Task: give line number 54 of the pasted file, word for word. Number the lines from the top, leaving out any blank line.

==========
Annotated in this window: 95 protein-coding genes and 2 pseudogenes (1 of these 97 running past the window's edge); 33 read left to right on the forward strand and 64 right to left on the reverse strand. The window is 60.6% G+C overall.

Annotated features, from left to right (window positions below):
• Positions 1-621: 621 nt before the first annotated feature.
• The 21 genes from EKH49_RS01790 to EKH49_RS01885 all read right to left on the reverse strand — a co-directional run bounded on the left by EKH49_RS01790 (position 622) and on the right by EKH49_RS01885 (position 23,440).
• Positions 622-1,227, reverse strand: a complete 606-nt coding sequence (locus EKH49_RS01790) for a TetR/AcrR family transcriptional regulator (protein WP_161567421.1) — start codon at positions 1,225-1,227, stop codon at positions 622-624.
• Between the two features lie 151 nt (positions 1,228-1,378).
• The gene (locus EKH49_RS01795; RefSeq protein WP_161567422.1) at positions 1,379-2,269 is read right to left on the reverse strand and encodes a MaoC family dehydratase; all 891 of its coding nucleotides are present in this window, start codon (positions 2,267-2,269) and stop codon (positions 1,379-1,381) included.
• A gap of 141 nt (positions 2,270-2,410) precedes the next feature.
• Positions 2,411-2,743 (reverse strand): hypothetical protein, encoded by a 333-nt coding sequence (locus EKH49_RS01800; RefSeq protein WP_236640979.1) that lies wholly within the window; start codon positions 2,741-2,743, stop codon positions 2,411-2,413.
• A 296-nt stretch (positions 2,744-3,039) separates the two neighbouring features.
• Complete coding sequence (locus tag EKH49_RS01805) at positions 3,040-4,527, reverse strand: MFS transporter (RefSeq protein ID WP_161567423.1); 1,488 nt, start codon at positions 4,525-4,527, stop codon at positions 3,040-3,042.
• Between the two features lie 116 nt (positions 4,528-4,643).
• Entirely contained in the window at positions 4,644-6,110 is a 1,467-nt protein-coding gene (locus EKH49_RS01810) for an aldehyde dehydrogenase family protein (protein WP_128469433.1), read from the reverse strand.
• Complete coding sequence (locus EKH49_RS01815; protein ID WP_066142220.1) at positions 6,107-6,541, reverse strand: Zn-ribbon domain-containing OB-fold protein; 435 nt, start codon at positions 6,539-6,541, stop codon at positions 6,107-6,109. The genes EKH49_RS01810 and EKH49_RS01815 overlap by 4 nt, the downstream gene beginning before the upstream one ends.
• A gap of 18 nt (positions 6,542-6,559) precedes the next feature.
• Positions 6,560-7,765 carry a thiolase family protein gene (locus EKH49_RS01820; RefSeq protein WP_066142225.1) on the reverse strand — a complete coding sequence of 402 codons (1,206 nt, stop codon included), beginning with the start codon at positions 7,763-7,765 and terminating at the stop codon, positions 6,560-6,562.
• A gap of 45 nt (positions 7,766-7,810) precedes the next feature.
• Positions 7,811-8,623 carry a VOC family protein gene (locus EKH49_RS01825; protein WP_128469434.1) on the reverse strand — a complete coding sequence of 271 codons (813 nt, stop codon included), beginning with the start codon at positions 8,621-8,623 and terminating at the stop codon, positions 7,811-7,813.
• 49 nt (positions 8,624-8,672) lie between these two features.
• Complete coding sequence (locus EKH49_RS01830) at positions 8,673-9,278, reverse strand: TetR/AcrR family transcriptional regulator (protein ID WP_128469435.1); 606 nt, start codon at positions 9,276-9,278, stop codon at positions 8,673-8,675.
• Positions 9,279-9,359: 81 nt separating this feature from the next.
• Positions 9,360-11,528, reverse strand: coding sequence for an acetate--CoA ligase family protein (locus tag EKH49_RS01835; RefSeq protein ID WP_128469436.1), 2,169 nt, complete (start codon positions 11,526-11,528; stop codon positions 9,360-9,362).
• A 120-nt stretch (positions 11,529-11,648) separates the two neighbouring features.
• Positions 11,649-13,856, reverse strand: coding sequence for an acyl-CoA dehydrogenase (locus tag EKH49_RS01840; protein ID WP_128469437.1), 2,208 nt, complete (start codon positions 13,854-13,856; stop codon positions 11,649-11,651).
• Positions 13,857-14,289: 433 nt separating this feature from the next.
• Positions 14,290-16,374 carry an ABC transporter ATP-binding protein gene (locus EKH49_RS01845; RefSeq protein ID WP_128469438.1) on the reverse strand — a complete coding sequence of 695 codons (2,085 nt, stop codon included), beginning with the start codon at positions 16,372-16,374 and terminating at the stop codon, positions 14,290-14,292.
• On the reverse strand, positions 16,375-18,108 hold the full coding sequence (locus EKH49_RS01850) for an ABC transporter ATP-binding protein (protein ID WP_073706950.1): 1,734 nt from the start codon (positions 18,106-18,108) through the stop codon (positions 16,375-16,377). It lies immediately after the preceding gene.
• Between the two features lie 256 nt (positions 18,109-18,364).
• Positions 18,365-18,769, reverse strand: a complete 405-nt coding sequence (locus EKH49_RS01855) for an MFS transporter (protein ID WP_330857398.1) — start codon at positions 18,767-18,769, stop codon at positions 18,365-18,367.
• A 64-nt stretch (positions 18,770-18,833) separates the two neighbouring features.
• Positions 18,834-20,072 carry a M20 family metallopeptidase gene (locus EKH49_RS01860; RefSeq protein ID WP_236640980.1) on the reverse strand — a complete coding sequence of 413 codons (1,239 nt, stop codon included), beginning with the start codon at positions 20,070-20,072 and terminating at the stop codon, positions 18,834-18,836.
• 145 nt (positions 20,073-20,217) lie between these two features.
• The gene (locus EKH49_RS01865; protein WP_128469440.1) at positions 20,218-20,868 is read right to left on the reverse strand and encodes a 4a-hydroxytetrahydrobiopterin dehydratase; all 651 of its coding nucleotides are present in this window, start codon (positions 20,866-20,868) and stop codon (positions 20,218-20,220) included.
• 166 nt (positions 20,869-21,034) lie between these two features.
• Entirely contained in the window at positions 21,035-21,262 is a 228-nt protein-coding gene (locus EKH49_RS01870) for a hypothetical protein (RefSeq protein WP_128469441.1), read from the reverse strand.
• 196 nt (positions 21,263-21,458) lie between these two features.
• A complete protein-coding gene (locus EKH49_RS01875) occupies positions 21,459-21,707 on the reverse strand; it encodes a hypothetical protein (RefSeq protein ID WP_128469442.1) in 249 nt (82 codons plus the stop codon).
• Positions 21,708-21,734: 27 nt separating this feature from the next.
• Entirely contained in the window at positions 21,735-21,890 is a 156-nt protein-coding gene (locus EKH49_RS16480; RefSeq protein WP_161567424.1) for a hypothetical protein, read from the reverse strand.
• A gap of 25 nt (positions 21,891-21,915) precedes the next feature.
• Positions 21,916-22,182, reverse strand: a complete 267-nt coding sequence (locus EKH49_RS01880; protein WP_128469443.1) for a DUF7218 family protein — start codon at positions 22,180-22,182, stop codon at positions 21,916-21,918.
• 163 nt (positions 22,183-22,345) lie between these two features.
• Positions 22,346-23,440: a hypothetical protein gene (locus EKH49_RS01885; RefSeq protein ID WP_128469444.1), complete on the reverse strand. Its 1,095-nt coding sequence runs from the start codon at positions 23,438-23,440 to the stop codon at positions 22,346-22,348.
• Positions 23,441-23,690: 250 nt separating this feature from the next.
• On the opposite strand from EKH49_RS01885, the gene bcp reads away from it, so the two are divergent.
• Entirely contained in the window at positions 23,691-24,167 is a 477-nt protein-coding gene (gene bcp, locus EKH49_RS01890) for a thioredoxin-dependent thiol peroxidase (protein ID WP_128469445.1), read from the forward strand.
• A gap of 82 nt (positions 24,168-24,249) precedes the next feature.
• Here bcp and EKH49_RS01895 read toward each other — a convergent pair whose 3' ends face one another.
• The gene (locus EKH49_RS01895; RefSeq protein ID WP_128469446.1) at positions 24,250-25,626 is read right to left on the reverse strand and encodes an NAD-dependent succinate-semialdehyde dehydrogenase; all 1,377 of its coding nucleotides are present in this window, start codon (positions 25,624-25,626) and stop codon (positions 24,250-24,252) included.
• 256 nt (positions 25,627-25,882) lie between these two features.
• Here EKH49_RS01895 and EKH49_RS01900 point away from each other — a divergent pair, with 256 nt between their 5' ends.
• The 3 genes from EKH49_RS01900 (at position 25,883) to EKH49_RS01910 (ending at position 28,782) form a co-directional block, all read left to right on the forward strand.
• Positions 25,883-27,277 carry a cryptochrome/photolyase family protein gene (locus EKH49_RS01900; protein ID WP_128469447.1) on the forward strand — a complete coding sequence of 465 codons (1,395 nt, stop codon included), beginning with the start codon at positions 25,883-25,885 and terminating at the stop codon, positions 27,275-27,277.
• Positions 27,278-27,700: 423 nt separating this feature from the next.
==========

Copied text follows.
• Positions 27,278-27,700: 423 nt separating this feature from the next.